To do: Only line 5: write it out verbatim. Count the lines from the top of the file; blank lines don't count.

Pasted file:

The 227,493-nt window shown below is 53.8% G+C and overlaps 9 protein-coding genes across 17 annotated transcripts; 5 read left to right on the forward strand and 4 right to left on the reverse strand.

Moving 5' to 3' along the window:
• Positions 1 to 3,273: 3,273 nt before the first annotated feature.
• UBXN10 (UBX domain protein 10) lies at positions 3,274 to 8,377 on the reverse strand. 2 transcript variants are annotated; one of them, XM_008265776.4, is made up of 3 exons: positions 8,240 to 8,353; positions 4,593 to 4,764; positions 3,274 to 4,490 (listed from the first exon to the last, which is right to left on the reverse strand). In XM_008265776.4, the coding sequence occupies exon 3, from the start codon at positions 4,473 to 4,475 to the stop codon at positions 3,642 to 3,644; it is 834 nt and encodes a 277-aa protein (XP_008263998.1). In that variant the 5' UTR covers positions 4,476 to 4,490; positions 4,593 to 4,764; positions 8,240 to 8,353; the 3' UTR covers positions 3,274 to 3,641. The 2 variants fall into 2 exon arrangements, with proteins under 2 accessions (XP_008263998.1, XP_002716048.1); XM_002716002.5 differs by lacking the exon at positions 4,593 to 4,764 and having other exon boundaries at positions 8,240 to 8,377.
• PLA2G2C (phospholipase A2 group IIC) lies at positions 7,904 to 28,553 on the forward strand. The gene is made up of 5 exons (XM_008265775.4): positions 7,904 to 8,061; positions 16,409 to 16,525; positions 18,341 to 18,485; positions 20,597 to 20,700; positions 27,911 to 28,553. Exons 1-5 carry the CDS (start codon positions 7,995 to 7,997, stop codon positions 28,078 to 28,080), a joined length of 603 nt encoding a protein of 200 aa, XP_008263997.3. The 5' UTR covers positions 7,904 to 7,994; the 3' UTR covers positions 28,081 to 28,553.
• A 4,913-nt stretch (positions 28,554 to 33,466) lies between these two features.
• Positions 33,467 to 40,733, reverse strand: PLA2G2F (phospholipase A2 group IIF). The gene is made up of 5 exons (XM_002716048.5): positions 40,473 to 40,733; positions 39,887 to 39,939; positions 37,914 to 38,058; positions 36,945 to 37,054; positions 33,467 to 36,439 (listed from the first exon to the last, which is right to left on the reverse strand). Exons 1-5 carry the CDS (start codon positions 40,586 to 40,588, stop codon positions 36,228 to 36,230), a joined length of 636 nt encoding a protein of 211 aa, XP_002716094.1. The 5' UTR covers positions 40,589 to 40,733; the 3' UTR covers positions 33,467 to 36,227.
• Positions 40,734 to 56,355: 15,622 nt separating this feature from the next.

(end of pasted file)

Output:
• PLA2G2C (phospholipase A2 group IIC) lies at positions 7,904 to 28,553 on the forward strand. The gene is made up of 5 exons (XM_008265775.4): positions 7,904 to 8,061; positions 16,409 to 16,525; positions 18,341 to 18,485; positions 20,597 to 20,700; positions 27,911 to 28,553. Exons 1-5 carry the CDS (start codon positions 7,995 to 7,997, stop codon positions 28,078 to 28,080), a joined length of 603 nt encoding a protein of 200 aa, XP_008263997.3. The 5' UTR covers positions 7,904 to 7,994; the 3' UTR covers positions 28,081 to 28,553.